Skirvin, Hotel was the same situation and i worked on that project too. It's. Really just you need a little help and, the government steps in through historic, rehab credits and other incentives and. City incentives, to provide that help to accomplish things that are really important to the community, some. Other ones have been more business, oriented, or not-for-profits. I mean, a variety care is a great organization that, provides health care for low-income individuals, and. Others and. They've used tax credits and tax incentives to build two new clinics, in Oklahoma City to, really help expand, their service, and their footprint, and provide, those services and, then. Businesses. You, know that. A, couple of them recently were, looking, at relocating, to a different state we, were able to bring some incentives, to the table and keep those jobs here so incredibly, incredibly important, yeah you know. We. Have, to fight this battle at the state legislature mure, personal experience, there's. Always a lot of skepticism to giving. Tax credits or tax incentives, to a particular, business or to a particular industry. But. It sounds like from, your personal. Experience some. Of these deals would just not would not happen absolutely. I mean I have. The pleasure of reading hundred, page plus financial, projections, and and seeing, all the behind the curve and some, of the projects just don't make sense economically. You know you have an appraisal that says the, business in this facility is it going concern is going to be worth 30 million dollars well, it's going to cost 50 million dollars to rehabilitate, the building, and, so somebody's got to make up the difference and that's not first national center by the way those numbers are even larger. Well. And I know you know some of these things. Are there are two things that I always try to talk about one is you. Know it's important to preserve our culture like the Skirvin hotel. And. There's. A sense. Of community around some of those historic, tax, credits, programs, but there's also the, additional, private, investment, that comes once. The public commits, dollars there's also two other dollars. Absolutely. Absolutely. And one. Of the projects, we worked on last year, they were looking, to get. Some private equity investors, to come in to help expand, a business they needed to buy some more manufacturing. Equipment to. Be able to expand and produce more goods and they thought they had the market for it but. The private equity investors, weren't. So sure so doing some tax credits to the table to help offset some of the cost of that new equipment really, kind of put them over the top and allowed those private equity investors to come in and help, expand the business even further than we could have done with just the tax incentives, good, it's, good to hear from an expert we're, gonna take a break. Now and when. We come back we're gonna talk about the new federal, tax law yes yes, stay, tuned and we'll be right back with Cheryl Denny as our guest. Welcome. Back to our conversation with, Cheryl Denny and now, we're going to talk a little bit about the. New big, federal, tax law that was. A. My. Understanding, the largest tax cut in history United. States so, tell. Us a little bit about and tell us how you're. Involved with it absolutely well, I can tell you last. Fall I was really worried because, talk. Of the tax reform and there was a lot of discussion, about, terminating. Some of the programs that have been so helpful to Oklahoma, and that I work with a lot, I. Had. Conversations with my husband and what am I going to do do I need to find a new practice area, and and he, rightfully said you know calm down that takes a lot to change things in Washington so I did, calm down most, of the programs that we use here in Oklahoma, survived. The tax cuts. And the tax reform, and the, big surprise in January, after it passed was. That we got a new tax incentive, tool to use across. The country not just in Oklahoma but. It was very quietly, done you know as you can imagine being, a practitioner in this industry I listened, to a lot and read a lot within, the industry and and I'm kind of a nerd so I listened to the Tax Credit Tuesday, podcast, and, there was no discussion of this tax incentive, at all leading, up to tax reform and then, in January it was like here's a late Christmas present, you know another economic development, tool for the toolkit for, people like the, chamber and the, Commerce Department as to put, to use in Oklahoma.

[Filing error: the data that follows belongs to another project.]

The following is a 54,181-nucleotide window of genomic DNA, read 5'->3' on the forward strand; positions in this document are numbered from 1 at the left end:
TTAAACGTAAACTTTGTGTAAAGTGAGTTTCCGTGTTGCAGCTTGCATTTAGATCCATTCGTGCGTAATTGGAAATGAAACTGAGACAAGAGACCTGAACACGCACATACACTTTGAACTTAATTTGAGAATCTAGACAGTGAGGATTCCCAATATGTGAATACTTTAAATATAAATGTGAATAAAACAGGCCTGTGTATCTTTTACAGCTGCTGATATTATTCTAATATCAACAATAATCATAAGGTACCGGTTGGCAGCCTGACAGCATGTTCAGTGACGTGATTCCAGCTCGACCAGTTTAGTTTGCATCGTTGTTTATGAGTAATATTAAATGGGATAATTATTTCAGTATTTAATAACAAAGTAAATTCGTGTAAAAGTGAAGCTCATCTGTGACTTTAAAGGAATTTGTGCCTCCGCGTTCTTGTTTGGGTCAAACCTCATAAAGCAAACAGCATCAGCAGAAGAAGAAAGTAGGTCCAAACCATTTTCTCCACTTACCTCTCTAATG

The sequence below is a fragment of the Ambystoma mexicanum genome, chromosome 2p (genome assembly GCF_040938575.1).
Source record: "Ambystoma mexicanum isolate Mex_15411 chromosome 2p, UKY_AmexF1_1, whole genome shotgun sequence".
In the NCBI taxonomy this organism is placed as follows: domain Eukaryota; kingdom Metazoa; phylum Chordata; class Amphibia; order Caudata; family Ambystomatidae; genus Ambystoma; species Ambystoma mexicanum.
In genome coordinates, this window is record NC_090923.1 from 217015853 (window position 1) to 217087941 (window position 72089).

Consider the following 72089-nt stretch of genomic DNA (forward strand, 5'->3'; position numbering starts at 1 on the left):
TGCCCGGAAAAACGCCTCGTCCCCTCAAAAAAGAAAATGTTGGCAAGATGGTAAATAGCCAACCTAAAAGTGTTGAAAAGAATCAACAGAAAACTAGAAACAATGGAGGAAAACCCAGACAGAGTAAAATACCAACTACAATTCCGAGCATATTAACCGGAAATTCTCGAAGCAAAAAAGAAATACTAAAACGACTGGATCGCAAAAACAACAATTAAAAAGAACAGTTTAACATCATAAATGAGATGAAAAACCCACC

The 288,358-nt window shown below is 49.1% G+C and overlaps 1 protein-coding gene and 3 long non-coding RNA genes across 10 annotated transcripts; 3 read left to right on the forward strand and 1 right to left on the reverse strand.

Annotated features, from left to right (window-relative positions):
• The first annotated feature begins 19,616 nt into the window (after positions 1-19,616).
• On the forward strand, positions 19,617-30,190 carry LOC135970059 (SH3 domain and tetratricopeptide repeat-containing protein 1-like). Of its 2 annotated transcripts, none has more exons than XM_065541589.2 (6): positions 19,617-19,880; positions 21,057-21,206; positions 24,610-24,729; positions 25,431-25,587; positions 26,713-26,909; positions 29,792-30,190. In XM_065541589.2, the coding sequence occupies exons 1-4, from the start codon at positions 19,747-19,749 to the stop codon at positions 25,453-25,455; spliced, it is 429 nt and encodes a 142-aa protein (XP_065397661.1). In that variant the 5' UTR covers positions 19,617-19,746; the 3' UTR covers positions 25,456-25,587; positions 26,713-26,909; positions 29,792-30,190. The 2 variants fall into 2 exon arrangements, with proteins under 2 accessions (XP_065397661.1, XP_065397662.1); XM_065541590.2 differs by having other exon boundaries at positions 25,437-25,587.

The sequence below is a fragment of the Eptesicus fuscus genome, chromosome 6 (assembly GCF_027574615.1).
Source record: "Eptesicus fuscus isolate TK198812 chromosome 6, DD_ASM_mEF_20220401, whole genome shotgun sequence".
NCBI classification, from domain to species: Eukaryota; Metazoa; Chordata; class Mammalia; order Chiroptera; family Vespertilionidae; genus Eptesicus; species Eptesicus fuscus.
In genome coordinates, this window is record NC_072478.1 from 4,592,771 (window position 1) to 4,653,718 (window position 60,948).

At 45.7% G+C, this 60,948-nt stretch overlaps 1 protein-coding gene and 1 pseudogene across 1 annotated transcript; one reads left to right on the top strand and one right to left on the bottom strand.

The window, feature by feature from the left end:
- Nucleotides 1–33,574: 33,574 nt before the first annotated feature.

Tax, Reform and DC. Happens. I mean true, tax reform, they're always tweaking, it but it really only happens, about once every, generation, doesn't let if, that if, that so it was very significant, and we're still trying to figure out a lot of the implications. Of the law that was passed and. Waiting on a lot of federal regulations. That, are still to come all right and the, new well, let me let me start by asking you what's, the difference for our viewers what's the difference, between a tax, incentive. And a. Tax. Incentive and a tax cut. And a tax cut yeah tax. Credit. Yeah both you. Know tax cut is is you know based on the rate that you have and then the rates come down and we all pay fewer taxes, and that's generally considered a good thing a Tax Credit. Typically. Allows you to offset your tax liabilities, so if you have $100. That you owe the federal government and you have. Through. Your efforts in rehabilitating. A historic building have a historic, tax credit, of $20.00, then, it decreases, your tax liability dollar-for-dollar. So instead of owing the federal government $100 you owe em $80, tax. Incentives, is a broader term, and in, the context, of this opportunity's own incentive, that we're going to talk about it, allows you to defer, gain from. Other. Activities, so if you own Microsoft, stock and you. Decide, to sell that stock and you have $100 gain on the stock that you would normally pay tax on if. You invested, in a low-income community, using, this opportunity zone, and the incentive, you're able to defer that tax, for up to nine years you. Know and, it's called an opportunity, opportunity zone. It's it's, a term that's led to some confusion because. It's it's a great term and there's lots of opportunity. Things in the federal government, and Opportunity. Zones are. Have been used in other programs, so it caused some confusion when it first came out this, is a brand-new program right I think there are already some opportunities, owns around. Enterprise, Zones empowerment. Zones and, and every kind of you know great phrase you can think of you know I learned a little bit about this and the US Chamber of Commerce, is actually. I think really taking, a strong. Look at this and are actually encouraging companies, but, let's talk about first of all what is an opportunity, zone and how many does Oklahoma have right so.